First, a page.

Lois Klassen is a Vancouver-based artist, writer, and multidisciplinarian. Her long-term projects, which include Renegade Library, Comforter Art Action and Slofemists (in collaboration with Lori Weidenhammer), combine collective creations with public dialogue and exchange. Her texts have appeared in Word Hoard, Fillip Magazine, Public Journal, Border Crossings, LIVE! Performance Art Biennale blog, and more. Her work has been hosted by Santa Fe Art Institute’s Emigration/Immigration Artists’ Residency, Mentoring Artists for Women’s Art and Plug In Summer Institute in Winnipeg, Banff New Media Institute, SOMA Summer Institute in Mexico City, University of Salford in Greater Manchester, Glenbow Museum, the Western Front, Art Gallery of Southwestern Manitoba and more. Lois is as a Research Ethics Coordinator at Emily Carr University, and is currently a doctoral student of Cultural Studies at Queen’s University in Kingston, Ontario.


Victoria Singh is an artist, curator, teacher, and writer based in New Zealand. Her current performance/installation practice is durational and community-based with particular attention to the intersections of life and art and the liminal space that these experiences generate – allowing the exploration of conscious and unconscious relations between conceptual intent, time, location,  Self and Other.


prOphecy sun’s interdisciplinary performance practice threads together both conscious and unconscious choreographies, sound, and environment, to create exploratory works that invoke deep body memory and draw from an interior landscape of dreams. Over the last 9 years she has been self-releasing music and videos using smartphone technology as a capturing tool. She is a PhD student at the School of Interactive Arts + Technology at Simon Fraser University and the recipient of the Governor General’s Gold Award. She is a founding member of Dance Troupe Practice and current resident at the Pandora Park Fieldhouse. Her experimental performances, sound compositions, installations, videos, and collaborations have been exhibited at Unit/Pitt Gallery, inFlux at the Surrey Art Gallery, L’alternative: Festival de Cine Independiente de Barcelona, ISEA 2015, DIS 2014, FUSE at the Vancouver Art Gallery, Vancouver International Jazz Festival, International Experimental Cinema Explosion (USA), Your Kontinent Festival: Art in Containers (Richmond), Festival des Musiques Creation (QB), Live! Performance Art Biennale, Soundasaurus Media Arts Festival (AB), Signal and Noise Media Festival, Exploding Cinema (UK), Square Waves Festival (UK), Dancing on the Edge Festival, Month of Performance Art (Berlin), 12 Min Max, and Low Lives 4 International Festival of Live Networked Performances. Check out more on the Moving Stories website.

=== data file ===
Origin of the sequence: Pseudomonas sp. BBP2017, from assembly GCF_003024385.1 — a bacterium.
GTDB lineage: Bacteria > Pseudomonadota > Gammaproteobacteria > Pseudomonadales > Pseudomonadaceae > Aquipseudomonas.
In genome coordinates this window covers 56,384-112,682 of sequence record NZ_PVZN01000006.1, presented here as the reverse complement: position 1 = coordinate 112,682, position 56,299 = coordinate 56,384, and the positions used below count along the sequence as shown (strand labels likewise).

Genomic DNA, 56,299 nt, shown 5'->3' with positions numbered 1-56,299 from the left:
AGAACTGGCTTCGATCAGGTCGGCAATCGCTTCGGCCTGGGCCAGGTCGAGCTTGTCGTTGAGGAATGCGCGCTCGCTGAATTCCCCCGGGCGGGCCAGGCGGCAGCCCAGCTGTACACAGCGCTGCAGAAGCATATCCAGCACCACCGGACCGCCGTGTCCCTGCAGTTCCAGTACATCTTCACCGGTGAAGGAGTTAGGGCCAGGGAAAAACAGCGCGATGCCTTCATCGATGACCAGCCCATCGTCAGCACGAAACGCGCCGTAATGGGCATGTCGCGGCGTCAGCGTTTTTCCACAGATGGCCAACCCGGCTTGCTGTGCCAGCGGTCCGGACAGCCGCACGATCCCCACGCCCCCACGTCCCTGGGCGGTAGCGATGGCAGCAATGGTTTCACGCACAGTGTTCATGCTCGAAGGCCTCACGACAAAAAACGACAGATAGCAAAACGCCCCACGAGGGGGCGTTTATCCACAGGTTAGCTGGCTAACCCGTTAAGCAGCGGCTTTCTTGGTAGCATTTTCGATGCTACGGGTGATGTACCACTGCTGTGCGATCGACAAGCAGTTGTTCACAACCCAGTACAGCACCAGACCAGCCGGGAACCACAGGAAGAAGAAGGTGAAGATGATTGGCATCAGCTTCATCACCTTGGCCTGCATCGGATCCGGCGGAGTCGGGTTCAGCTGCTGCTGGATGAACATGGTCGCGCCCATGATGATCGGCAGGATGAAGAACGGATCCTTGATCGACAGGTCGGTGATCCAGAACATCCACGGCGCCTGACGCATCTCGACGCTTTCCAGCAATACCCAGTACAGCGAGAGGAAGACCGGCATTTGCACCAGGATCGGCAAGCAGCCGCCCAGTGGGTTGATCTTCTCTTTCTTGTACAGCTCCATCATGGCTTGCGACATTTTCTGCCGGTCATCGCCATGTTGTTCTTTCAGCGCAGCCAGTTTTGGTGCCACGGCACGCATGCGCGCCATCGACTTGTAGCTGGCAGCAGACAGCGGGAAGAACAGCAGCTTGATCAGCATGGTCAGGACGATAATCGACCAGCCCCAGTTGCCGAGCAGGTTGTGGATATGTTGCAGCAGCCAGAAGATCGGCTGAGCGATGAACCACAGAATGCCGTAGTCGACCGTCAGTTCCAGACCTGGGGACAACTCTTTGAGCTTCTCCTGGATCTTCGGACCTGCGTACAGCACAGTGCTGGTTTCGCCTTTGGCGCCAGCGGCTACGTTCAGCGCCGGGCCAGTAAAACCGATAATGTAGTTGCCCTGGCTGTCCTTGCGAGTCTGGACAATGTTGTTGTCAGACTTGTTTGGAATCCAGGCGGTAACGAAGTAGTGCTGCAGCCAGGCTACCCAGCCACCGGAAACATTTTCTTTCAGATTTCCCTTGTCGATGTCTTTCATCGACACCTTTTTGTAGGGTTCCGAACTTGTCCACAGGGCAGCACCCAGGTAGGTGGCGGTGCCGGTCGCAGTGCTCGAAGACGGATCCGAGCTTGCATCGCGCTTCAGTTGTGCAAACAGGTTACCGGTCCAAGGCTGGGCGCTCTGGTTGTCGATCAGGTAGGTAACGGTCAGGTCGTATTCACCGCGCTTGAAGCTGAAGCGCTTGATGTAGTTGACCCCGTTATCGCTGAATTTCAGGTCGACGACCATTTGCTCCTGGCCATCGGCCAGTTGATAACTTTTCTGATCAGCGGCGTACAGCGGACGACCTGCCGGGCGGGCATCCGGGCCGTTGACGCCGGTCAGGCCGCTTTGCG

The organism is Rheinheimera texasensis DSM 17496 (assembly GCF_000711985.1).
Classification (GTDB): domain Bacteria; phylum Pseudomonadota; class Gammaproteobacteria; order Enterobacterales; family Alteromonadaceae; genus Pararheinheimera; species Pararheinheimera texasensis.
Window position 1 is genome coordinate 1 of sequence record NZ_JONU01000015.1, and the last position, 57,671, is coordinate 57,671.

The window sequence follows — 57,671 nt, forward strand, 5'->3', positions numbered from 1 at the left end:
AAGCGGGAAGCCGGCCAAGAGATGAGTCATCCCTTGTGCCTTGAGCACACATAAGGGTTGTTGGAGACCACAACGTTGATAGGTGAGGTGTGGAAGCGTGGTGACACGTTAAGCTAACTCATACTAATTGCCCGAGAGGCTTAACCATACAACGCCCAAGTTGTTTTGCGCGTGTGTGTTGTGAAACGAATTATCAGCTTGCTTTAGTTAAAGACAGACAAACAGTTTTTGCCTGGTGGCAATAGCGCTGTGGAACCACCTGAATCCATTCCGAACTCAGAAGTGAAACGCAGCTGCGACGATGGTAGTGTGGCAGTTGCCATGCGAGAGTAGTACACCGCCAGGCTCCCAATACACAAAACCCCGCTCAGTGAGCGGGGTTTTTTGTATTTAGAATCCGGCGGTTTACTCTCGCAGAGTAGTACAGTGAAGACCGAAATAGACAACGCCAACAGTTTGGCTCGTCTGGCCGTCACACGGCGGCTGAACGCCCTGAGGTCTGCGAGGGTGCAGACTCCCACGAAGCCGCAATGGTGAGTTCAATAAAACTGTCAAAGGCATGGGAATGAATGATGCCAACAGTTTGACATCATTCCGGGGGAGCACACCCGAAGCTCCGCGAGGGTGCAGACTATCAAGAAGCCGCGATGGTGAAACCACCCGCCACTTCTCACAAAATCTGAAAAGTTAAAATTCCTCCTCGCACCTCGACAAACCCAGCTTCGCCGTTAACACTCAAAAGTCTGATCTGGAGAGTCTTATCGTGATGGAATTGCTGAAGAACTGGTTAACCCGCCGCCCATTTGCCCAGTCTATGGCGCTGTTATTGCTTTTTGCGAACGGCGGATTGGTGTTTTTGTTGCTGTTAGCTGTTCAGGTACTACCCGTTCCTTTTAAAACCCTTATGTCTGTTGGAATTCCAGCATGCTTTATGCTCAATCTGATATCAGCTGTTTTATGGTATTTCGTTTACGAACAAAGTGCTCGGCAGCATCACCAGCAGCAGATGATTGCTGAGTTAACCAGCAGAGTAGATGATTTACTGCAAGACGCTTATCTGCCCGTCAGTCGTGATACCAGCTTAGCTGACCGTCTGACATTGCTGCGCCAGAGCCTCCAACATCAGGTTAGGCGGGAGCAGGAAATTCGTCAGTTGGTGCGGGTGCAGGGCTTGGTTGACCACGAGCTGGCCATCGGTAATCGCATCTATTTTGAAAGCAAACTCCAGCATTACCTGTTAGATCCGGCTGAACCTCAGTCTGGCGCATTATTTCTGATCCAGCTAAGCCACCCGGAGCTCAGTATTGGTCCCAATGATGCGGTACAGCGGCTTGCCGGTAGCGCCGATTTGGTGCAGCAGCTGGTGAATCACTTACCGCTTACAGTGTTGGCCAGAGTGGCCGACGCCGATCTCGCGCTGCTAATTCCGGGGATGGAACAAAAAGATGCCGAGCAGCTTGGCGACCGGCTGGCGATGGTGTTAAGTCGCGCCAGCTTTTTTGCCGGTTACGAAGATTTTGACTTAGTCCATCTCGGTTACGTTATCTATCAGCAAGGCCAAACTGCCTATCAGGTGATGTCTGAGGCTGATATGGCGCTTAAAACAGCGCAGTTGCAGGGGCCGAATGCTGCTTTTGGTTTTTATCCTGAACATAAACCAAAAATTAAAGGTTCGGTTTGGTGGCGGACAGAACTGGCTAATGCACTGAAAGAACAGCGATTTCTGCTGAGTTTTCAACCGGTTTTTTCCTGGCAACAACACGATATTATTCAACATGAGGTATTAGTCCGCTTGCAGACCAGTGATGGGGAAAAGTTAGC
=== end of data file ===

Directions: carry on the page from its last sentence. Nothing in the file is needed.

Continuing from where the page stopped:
Soledad Muñoz Fiegehen is an interdisciplinary artist born in Toronto, Canada and raised in Rancagua, Chile. Currently based in Vancouver, her work seeks to explore the analogy between the ever-changing social spaces we inhabit and the inter-connectivity materialized in the woven stucture. While still living in Chile, she studied Film Arts at Universidad de Artes y Ciencias Sociales (ARCIS). After returning to Canada she completed the Textile Arts Program at Capilano University and earned a BFA at Emily Carr University of Art and Design. In 2014 she founded Genero, an audio project which focuses in the distribution and greater representation for women working in the sound realm. Soledad was the recipient of The City of Vancouver Mayor’s Arts Award for Emerging Artist in Craft and Design and The Emily Carr President’s Media Award – Installation/Interactive Media.


Natalie Tin Yin Gan is a contemporary dance artist specializing in improvisation and interdisciplinary collaboration. She has the privilege of living and working on the unceded territories of the Coast Salish, land that is commonly referred to as Vancouver, British Columbia. She has also been known to return from Hong Kong, Malaysia, Taiwan, Singapore, Lebanon, and Ghana. She has played rugby, played piano, played mind games, played mahjong, played brave, played white, played yellow, and played an iguana in her theatre stage debut in 2004. She is a late sleeper, a late riser, a late bloomer, a latecomer, and a late-night snacker. She is the co-Artistic Director of Hong Kong Exile.